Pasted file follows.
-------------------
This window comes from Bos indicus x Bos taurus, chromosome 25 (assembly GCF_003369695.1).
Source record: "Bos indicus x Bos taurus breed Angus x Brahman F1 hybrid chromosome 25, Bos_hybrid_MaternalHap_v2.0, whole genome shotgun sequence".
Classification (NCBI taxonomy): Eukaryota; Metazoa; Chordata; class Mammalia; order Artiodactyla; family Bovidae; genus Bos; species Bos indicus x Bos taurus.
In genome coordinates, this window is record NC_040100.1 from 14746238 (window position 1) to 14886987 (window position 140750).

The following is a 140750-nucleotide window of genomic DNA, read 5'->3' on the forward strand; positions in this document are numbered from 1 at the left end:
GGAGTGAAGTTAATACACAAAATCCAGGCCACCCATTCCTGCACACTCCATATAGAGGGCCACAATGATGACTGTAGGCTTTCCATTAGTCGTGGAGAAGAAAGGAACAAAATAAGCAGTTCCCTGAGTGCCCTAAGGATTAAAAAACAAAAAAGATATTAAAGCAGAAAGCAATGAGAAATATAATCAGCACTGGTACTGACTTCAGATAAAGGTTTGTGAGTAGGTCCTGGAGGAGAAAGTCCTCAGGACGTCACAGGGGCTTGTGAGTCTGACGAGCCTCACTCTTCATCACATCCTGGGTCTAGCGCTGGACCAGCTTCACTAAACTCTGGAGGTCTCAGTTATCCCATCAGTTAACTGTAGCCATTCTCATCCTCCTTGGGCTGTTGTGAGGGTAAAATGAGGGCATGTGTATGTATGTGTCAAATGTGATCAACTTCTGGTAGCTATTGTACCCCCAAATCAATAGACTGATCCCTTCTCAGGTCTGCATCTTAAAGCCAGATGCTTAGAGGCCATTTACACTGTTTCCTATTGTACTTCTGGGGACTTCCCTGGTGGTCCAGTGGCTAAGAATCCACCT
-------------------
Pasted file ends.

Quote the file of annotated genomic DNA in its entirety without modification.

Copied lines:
This window comes from Bos indicus x Bos taurus, chromosome 25 (assembly GCF_003369695.1).
Source record: "Bos indicus x Bos taurus breed Angus x Brahman F1 hybrid chromosome 25, Bos_hybrid_MaternalHap_v2.0, whole genome shotgun sequence".
Classification (NCBI taxonomy): Eukaryota; Metazoa; Chordata; class Mammalia; order Artiodactyla; family Bovidae; genus Bos; species Bos indicus x Bos taurus.
In genome coordinates, this window is record NC_040100.1 from 14746238 (window position 1) to 14886987 (window position 140750).

The following is a 140750-nucleotide window of genomic DNA, read 5'->3' on the forward strand; positions in this document are numbered from 1 at the left end:
GGAGTGAAGTTAATACACAAAATCCAGGCCACCCATTCCTGCACACTCCATATAGAGGGCCACAATGATGACTGTAGGCTTTCCATTAGTCGTGGAGAAGAAAGGAACAAAATAAGCAGTTCCCTGAGTGCCCTAAGGATTAAAAAACAAAAAAGATATTAAAGCAGAAAGCAATGAGAAATATAATCAGCACTGGTACTGACTTCAGATAAAGGTTTGTGAGTAGGTCCTGGAGGAGAAAGTCCTCAGGACGTCACAGGGGCTTGTGAGTCTGACGAGCCTCACTCTTCATCACATCCTGGGTCTAGCGCTGGACCAGCTTCACTAAACTCTGGAGGTCTCAGTTATCCCATCAGTTAACTGTAGCCATTCTCATCCTCCTTGGGCTGTTGTGAGGGTAAAATGAGGGCATGTGTATGTATGTGTCAAATGTGATCAACTTCTGGTAGCTATTGTACCCCCAAATCAATAGACTGATCCCTTCTCAGGTCTGCATCTTAAAGCCAGATGCTTAGAGGCCATTTACACTGTTTCCTATTGTACTTCTGGGGACTTCCCTGGTGGTCCAGTGGCTAAGAATCCACCT